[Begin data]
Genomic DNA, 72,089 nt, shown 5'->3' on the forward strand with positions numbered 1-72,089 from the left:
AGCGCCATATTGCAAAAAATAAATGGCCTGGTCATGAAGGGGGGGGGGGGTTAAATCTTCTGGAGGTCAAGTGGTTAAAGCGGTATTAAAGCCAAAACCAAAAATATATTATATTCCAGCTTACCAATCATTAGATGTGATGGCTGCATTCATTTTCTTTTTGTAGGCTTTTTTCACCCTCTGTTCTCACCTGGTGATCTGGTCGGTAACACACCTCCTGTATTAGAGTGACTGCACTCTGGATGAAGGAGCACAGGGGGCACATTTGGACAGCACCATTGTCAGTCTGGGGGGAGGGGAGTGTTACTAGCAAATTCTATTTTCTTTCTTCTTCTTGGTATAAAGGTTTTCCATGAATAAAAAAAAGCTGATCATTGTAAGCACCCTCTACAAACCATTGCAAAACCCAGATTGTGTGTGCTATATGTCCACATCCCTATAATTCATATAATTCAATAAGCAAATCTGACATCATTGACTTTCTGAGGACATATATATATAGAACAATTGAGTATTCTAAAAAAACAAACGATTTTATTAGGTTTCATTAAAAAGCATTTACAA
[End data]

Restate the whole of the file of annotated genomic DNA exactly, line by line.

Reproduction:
Genomic DNA, 72,089 nt, shown 5'->3' on the forward strand with positions numbered 1-72,089 from the left:
AGCGCCATATTGCAAAAAATAAATGGCCTGGTCATGAAGGGGGGGGGGGGTTAAATCTTCTGGAGGTCAAGTGGTTAAAGCGGTATTAAAGCCAAAACCAAAAATATATTATATTCCAGCTTACCAATCATTAGATGTGATGGCTGCATTCATTTTCTTTTTGTAGGCTTTTTTCACCCTCTGTTCTCACCTGGTGATCTGGTCGGTAACACACCTCCTGTATTAGAGTGACTGCACTCTGGATGAAGGAGCACAGGGGGCACATTTGGACAGCACCATTGTCAGTCTGGGGGGAGGGGAGTGTTACTAGCAAATTCTATTTTCTTTCTTCTTCTTGGTATAAAGGTTTTCCATGAATAAAAAAAAGCTGATCATTGTAAGCACCCTCTACAAACCATTGCAAAACCCAGATTGTGTGTGCTATATGTCCACATCCCTATAATTCATATAATTCAATAAGCAAATCTGACATCATTGACTTTCTGAGGACATATATATATAGAACAATTGAGTATTCTAAAAAAACAAACGATTTTATTAGGTTTCATTAAAAAGCATTTACAA